Wednesday, 7 April 2021

Sheryl Browne - Inspiration Comes In Many Guises

 

I’m often asked what inspires me to write crime and psychological thriller. The short answer is people. I’m fascinated by what shapes people. A writer’s mind thrives on exploration. Every scenario, every place, every face tells a story. 

When I’m not writing I can usually be found messing about on the water with my partner in our little narrowboat, Aquaduck, which I can also often be found falling off. I kid you not. Coming into moor one evening, I fell off the stern end. My partner didn’t notice I’d gone. Needless to say, when I surfaced my words were choice. Yes, we’re still together. In fact, I married him. Now there’s the nucleus for a psych thriller plot if ever I saw one. 

It’s perhaps hard to imagine how the tranquil British waterways might entice my mind to conjure up murder or psychological torture. Bear with me. So, boating actually being quite a strenuous activity – there are many heavy locks that have to be worked to get the boat from A to B – we tend to moor up as near as we can to a pub for our evening meals. Sometimes the spots we moor in can be very remote and the pub can be a long way off, involving a trek along the towpath with nothing but the wind whispering through the trees and the eerie calls of nightlife for company. 

Hold in mind here my last reads at the time were The Ladykiller by Martina Cole, who definitely fuelled my desire to delve into the darker side of human nature. I love how Cole gets inside the head of her characters. It’s with morbid fascination you glimpse into the mind of a sexually depraved killer. Also, It by the fabulous Stephen King, which spooked me so much I could see clowns smiling evilly at me through sluice gates. Thus was my mindset on one eerie moon-free evening when we set off along the people-less towpath to the local hostelry. Wined and dined and a weave to our walk, we made the return journey, no light to guide is, other than a dodgy flashlight – river banks and canal banks are sadly lacking in streetlights – and no sound other than the low swoop of a heron and the snap of twigs underfoot. 

Nearing the boat, I was surprised to spot someone parked in the sparsely populated country lane running parallel to the canal. A chill of apprehension ran through me. Why, I wondered suspiciously, would a lone driver just be sitting there in the dead of night? My mind then immediately going into writer mode, I was soon playing the ‘what if’ game. What if… he’s a burglar? A psychopathic mad-axe murderer? An arsonist? A ladykiller! 

Imagine my trepidation therefore when, on reaching the boat, my partner announced he’d left something in the pub and promptly about-faced back down the towpath to retrieve it, leaving me with the strange night-watcher and my vivid imagination. On my own on the boat – with those branches snapping and a lone owl hooting outside, it wasn’t long before the man had morphed into … a hitman! Obviously, my partner was after the life insurance and I would soon be found floating bloated in the canal (please remember my tendency to fall in. It was a full proof plan!).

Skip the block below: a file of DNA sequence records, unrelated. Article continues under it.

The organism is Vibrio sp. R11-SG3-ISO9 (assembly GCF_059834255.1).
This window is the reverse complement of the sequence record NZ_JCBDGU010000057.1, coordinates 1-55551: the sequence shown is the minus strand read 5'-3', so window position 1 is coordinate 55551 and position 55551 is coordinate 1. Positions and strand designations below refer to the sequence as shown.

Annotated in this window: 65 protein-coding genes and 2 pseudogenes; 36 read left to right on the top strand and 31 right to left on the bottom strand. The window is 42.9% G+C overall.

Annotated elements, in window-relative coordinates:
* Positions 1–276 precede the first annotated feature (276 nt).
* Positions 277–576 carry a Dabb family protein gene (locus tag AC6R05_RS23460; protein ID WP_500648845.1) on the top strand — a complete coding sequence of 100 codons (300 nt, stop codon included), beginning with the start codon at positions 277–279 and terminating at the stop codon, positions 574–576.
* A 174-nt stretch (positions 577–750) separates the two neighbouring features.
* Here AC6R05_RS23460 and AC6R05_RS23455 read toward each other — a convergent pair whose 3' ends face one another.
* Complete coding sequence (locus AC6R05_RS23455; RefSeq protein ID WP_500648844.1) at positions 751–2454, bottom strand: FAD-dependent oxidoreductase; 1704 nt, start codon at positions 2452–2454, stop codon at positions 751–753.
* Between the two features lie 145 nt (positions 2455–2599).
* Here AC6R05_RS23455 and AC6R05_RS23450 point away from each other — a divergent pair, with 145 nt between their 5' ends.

Panicking now, I searched frantically for something with which to defend myself. The rubber ring, I decided, possibly wasn’t an effective weapon with which to fend off a hitman. The front hatch of the boat was padlocked, I had no phone signal, and the only other way out was the door he would surely imminently enter by. 

Hour long minutes ticked by as I waited, my heart thrashing feverishly. Then, finally, the doors stern-end creaked open and a figure silhouetted against the night-sky appeared – and promptly fell about laughing. 

My ‘hitman’, my partner informed me, had apparently broken down and was waiting for the rescue service. Personally, I wasn’t amused. The poor man could have been rubber-ringed to death. 

So, that’s where my inspiration comes from. Reading sparks my imagination. People create the story. In My Husband's Girlfriend, I started with a simple premise: You’re meeting the woman who might become your little boy’s stepmother for the first time. On the surface, she’s perfect, but your every instinct screams at you that something is very wrong.

Right, time for another boat trip, I think. Minus the hitman.


My Husband's Girlfriend by Sheryl Browne (Published by Bookouture) Out Now

Tucking her little boy Ollie into bed one night, Sarah notices his beloved teddy bear, which she bought him when he was born, is missing and in its place is a new toy given to him by her ex-husband’s new girlfriend, Laura. When she asks Ollie about it, he begins to shift uncomfortably, before whispering ‘Laura told me a big secret and she said I can never tell you’. Sarah’s heart sinks. But when she raises her concerns, nobody wants to listen. To everyone else, Laura is the perfect stepmother and Sarah is just the jealous ex-wife. But Sarah knew the moment she met Laura she couldn’t trust her, from her overly perfect stepmother act to the way she evaded questions about her own history. Soon Ollie is asking to spend more time with his dad and Laura, and shrinking away from Sarah. Then, when she calls to him in the garden one day, Ollie doesn’t answer back. The garden is silent. Ollie’s sandpit is empty. Ollie has disappeared.

More information about the author can be found on her website.  You can also follow her on Twitter @SherylBrowne and on Facebook.





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